Begin by giving yourself a clean and clear work area. Care must be taken to assure no contaminants like dirt enter the brake system. I like to spray the area around the fluid lines with a brake cleaning product prior to breaking them loose. Disconnect the fluid level sensor wiring that is integral to the reservoirs cap. Next, I remove all of the fluid from the old master cylinder. This makes the job a bit less messier. Place shop towels or rags below the master cylinder to keep any spilled brake fluid away from engine parts and paint. Brake fluid will ruin paint so use care and clean up spills immediately! Using a 10MM flare wrench (see picture), loosen the steel brake lines at the master cylinder. Using the correct wrench on these soft brass fittings is key to not rounding off their hexed edges. Gently bend the steel lines away from the master cylinder once they are free.

10mm Flare-nut or "line" wrench Removing fluid line fittings

Depending on the vehicle, there may be some bracketry attached to the master cylinder. This bracketry may consist of electrical wiring or fluid distribution valve retainers. Regardless, study the routing of these items before removing them. In the case of the FJ60, a bracket is attached via the two lower (of 4 total) master cylinder to booster attaching nuts/studs. Using a socket and extension, remove these 4 bolts. Provided all of the above-mentioned items were removed, the master cylinder should be free from the vehicle.

View of power brake booster with master cylinder removed

At this point, it is time to prepare the new replacement master cylinder for installation. First, the master cylinder must be "bench bled." This process bleeds the air out of the master cylinder before it is installed. The master cylinder is clamped into a bench vise and filled with clean brake fluid. Bench bleeding kits that consist of hoses and threaded fittings can be purchased at most auto parts stores. Run the hoses back into the master cylinder's reservior. Activate the cylinder's piston by pushing it all the way forward with a screwdriver (See photo). Watch the fluid as it cycles back into the reservior. Keep pumping the fluid through until the large bubbles no longer appear in the fluid.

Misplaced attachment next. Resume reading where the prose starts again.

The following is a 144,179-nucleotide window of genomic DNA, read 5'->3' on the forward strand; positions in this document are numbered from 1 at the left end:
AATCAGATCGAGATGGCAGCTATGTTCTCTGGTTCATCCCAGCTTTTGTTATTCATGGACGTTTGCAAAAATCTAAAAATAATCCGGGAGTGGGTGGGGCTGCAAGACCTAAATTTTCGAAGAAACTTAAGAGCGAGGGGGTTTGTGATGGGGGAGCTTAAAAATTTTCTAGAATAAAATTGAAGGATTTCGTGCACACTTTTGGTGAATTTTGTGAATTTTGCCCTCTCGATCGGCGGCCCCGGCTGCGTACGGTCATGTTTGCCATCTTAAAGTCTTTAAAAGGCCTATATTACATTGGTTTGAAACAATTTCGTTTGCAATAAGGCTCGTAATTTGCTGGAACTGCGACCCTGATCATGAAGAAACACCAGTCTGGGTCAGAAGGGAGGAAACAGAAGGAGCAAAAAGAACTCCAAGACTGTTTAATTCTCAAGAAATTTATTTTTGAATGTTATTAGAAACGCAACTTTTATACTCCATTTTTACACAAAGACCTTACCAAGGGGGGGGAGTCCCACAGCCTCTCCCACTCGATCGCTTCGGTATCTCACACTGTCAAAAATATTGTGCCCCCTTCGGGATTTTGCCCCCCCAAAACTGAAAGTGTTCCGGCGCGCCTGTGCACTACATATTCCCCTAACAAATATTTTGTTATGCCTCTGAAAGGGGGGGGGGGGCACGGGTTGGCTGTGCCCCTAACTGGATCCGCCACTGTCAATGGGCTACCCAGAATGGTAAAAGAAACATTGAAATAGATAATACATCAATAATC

Place the master cylinder in a vice Bench bleeding master cylinder

Once all of the air is bled from the master, it is time to install it. Slip the master onto the studs of the booster and install the retaining nuts and any additional items that were fastened to it. Snug the bolts down, then go to the steel fluid lines. On the Mammoth Project, the lines nearly lined up with the pick-up master cylinder. The forward line needed a slight bend applied to it. Thread the steel lines in and tighten with the flare wrench. The plug on the cap of the new master's reservior did not match the FJ60's harness. This was remedied by a simple wiring modification.

Top view of modified cap and wiring Side view of modified cap and wiring

Once installed, the master will need one more bleeding procedure. With the aid of an assistant in the truck, push the pedal slowly all the way to the floor while cracking the steel lines loose. Any excess air will be bled out at this time. Be sure to tighten the fluid fittings before the assistant releases the brake pedal. Top off the brake fluid in the reservior to the "FULL" line and that's it! Be sure to test the feel of the brake pedal prior to a test drive. If the pedal still feels soft, additional bleeding at the master cylinder or wheels may be needed. Although rare, sometimes the master cylinder pushrod in the brake booster needs to be adjusted to either increase (not enough braking) or decrease (brakes dragging) braking application. See your repair manual for details and adjustment. There, one master cylinder replaced, step one of the Brake System Upgrade completed!